Maker Annex making difference


By far, one of our most successful projects in 2019 was the introduction of the Delaware County District Library Maker Annex. This is the Delaware Library’s first venture into the world of makerspaces, and in just four months of being open, it has been a huge hit with the community.

The Maker Annex opened just after the beginning of the school year as a partnership between the library, United Way of Delaware County Strengthening Families, and Delaware City Schools. It is located on the second floor of the Willis Education Center and is open to the public 20 hours each week.

It’s amazing to think that in just four short months, there have already been 260 visitors through the door and a staggering 2,500 individual items created. An additional 130 people have attended programs at the Annex, including both introductory classes and project-specific classes like Laser Cut Ornaments.

One unique relationship project that came from the collaboration was the creation of individualized cookie cutters. Students at Dempsey Middle School were given the opportunity to create their own cookie cutter designs using 3D design technology, and then have their designs come to life through the 3D printer.

Another teacher invited her students to find inspirational phrases and have them laser engraved on pencils to give as gifts for the holidays.

With all this success, we knew some tweaks would have to be made to the Maker Annex’s open lab hours for the public. Our hours included one morning, two afternoons, and just one open evening. However, in December, the Maker Annex hours shifted to make more accommodations to the public with Tuesday now being open 2-7 p.m. The rest of the schedule remains the same at this time, but is always being evaluated to be the most beneficial to the most users.

To find more details on the Maker Annex, visit You can see upcoming classes, find details on equipment, or submit a project.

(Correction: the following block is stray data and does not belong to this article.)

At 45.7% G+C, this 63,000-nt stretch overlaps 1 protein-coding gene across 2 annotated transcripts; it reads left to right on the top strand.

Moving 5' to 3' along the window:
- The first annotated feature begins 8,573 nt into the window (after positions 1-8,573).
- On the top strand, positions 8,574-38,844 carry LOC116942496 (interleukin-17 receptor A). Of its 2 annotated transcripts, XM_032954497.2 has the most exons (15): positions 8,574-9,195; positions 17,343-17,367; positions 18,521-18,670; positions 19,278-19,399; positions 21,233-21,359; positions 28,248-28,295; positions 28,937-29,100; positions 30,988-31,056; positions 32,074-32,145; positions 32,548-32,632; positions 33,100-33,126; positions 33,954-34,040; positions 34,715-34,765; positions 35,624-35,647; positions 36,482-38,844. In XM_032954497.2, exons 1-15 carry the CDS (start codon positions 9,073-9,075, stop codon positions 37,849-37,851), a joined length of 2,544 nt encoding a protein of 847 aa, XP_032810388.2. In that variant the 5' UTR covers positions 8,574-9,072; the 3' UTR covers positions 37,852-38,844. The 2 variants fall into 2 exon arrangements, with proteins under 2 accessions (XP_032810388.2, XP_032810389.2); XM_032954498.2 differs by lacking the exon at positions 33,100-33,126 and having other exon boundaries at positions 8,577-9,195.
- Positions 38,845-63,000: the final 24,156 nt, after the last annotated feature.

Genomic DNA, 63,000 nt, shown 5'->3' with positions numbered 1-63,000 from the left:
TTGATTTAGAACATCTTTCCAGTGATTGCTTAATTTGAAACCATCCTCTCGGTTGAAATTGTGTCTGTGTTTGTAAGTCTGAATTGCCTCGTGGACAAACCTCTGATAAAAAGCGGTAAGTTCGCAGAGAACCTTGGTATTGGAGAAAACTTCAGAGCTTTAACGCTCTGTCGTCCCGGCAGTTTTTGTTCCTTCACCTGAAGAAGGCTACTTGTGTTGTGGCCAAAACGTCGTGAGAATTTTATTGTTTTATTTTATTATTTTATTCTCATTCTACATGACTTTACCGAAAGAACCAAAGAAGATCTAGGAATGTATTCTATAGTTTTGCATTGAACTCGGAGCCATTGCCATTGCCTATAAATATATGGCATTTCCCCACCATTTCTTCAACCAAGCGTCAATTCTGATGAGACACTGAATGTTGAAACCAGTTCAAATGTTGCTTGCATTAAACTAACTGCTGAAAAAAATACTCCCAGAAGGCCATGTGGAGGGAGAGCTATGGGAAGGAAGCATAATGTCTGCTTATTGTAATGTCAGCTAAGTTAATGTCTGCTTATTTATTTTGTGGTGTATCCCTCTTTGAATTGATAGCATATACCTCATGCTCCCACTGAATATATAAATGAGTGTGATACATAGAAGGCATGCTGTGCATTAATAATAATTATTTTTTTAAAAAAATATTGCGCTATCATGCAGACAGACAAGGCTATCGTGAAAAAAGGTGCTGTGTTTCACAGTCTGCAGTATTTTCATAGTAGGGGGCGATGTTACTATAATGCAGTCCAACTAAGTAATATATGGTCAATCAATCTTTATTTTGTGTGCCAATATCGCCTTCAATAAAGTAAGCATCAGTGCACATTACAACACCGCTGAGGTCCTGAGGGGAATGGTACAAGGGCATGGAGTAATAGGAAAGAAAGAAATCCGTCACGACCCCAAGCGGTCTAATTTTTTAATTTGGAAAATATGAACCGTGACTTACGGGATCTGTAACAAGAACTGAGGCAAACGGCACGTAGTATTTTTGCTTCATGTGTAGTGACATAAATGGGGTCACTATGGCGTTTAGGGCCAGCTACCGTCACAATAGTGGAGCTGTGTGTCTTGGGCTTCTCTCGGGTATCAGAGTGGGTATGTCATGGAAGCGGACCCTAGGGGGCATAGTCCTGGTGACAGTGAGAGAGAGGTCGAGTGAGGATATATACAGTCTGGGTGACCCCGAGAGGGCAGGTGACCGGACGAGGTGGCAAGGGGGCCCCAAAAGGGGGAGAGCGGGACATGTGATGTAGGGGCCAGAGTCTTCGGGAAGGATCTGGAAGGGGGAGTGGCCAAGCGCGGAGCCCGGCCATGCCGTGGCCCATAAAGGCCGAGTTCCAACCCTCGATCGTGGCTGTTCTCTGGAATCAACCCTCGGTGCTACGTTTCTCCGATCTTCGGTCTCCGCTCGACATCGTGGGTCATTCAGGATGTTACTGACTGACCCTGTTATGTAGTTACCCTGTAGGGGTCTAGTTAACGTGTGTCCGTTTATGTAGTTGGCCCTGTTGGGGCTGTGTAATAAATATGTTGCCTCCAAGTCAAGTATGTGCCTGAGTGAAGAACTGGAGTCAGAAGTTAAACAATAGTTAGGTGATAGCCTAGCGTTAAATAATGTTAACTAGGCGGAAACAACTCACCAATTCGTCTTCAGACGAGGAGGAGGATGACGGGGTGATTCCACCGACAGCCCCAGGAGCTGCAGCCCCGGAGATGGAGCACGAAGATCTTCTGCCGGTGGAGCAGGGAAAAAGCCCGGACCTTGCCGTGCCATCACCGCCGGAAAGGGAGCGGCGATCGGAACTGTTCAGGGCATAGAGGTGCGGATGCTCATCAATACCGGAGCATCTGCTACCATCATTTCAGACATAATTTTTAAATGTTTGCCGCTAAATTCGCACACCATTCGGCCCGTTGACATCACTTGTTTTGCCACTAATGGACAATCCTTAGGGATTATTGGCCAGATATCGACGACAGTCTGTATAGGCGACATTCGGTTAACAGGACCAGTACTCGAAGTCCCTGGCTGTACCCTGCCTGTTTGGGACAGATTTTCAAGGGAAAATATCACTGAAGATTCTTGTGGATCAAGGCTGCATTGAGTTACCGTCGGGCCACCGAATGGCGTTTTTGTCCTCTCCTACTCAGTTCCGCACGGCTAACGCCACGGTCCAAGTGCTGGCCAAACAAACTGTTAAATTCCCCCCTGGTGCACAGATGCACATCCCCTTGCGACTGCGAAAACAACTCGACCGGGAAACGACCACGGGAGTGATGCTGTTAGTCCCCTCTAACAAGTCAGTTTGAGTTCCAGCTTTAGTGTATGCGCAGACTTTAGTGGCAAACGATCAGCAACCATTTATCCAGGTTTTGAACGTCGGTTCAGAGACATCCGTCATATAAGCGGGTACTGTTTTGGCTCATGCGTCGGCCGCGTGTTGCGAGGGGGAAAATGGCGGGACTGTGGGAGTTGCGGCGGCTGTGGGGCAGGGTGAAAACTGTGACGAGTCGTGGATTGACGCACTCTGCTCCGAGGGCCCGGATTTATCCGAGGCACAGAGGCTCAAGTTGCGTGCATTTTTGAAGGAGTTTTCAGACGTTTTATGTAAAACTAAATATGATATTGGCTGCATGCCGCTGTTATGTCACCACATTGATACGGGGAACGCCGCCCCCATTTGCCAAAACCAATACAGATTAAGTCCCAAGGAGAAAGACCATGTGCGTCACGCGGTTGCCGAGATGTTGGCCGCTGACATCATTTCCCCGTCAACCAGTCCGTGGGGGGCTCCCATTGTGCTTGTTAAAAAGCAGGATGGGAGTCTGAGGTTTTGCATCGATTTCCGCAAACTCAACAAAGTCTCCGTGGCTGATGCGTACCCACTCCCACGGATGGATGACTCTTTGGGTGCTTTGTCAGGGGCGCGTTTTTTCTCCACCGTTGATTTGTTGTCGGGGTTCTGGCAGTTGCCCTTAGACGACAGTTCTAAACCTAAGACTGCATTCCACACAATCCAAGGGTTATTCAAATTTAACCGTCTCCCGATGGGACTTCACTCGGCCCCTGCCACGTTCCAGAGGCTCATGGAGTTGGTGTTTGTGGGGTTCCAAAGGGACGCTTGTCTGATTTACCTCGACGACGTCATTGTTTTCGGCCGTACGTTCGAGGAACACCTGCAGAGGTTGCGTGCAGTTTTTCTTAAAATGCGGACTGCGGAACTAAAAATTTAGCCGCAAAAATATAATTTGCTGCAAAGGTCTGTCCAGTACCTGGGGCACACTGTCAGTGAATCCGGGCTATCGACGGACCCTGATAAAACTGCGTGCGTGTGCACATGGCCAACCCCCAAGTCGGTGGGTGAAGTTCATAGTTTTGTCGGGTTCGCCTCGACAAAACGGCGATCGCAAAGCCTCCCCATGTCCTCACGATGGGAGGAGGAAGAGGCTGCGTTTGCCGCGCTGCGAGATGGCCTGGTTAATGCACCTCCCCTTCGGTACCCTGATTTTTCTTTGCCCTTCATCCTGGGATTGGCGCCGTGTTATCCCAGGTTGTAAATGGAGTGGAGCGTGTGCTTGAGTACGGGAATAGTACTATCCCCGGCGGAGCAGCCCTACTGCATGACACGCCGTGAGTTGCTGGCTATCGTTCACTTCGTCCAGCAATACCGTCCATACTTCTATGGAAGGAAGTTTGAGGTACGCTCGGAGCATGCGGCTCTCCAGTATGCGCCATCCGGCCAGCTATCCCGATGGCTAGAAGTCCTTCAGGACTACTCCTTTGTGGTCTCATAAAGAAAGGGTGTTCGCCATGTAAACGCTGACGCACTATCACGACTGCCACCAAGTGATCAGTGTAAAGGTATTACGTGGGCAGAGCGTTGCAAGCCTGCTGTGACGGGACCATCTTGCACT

Maybe I’m alone in this thinking, but I always love a good horror novel in the winter. There’s something about the cold and isolating feeling of snow that creates the perfect backdrop for a good scare. Some new horror releases joined our shelves in December. Here are the highlights.

• “The Remaking” by Clay McLeod Chapman. In 1931 Pilot’s Creek, Virginia, Ella Louise Ford and her young daughter Jessica are burned at the stake for witchcraft, an act that will have chilling reverberations for decades to come. Based on a real urban legend, “The Remaking” unravels the tale via a 1951 campfire story, a 1971 B-movie, its 1990s meta remake, and a present-day podcast, charting the evolution of the eerie tale as it’s shaped by generations of storytellers.

• “The Monster of Elendhaven” by Jennifer Giesbrecht. If you’re looking for a gory, vengeance-fueled dark fantasy tinged with Gothic elements and sardonic humor, you’ve found the book for you. Outcast sorcerer Florian is trying to create a plague to wipe out his enemies and unkillable monster Johann is enlisted to help him in his destructive endeavors.

• “The Lost Causes of Bleak Creek” by Rhett McLaughlin and Link Neal. In 1992 Bleak Creek, North Carolina, teens Rex and Leif investigate the creepy supernatural happenings at a local reform school after their friend Alicia is sent there. Peppered with pop culture references and plenty of humor, this coming-of-age tale will appeal to “Stranger Things” fans and readers who prefer their horror bloodless.

• “Violet” by Scott Thomas. Following her husband’s tragic death, Kris Barlow retreats with her daughter to a seemingly idyllic vacation town where the two soon find themselves contending with the menacing manifestation of their grief. Perfect for fans of Sarah Pinborough, Jennifer McMahon, and atmospheric slow burns with unreliable narrators.

By Nicole Fowles

Glad You Asked

If you have a question that you would like to see answered in this column, mail it to Nicole Fowles, Delaware County District Library, 84 E. Winter St., Delaware, OH 43015, or call us at 740-362-3861. You can also email your questions by visiting the library’s web site at or directly to Nicole at [email protected]. No matter how you contact us, we’re always glad you asked!

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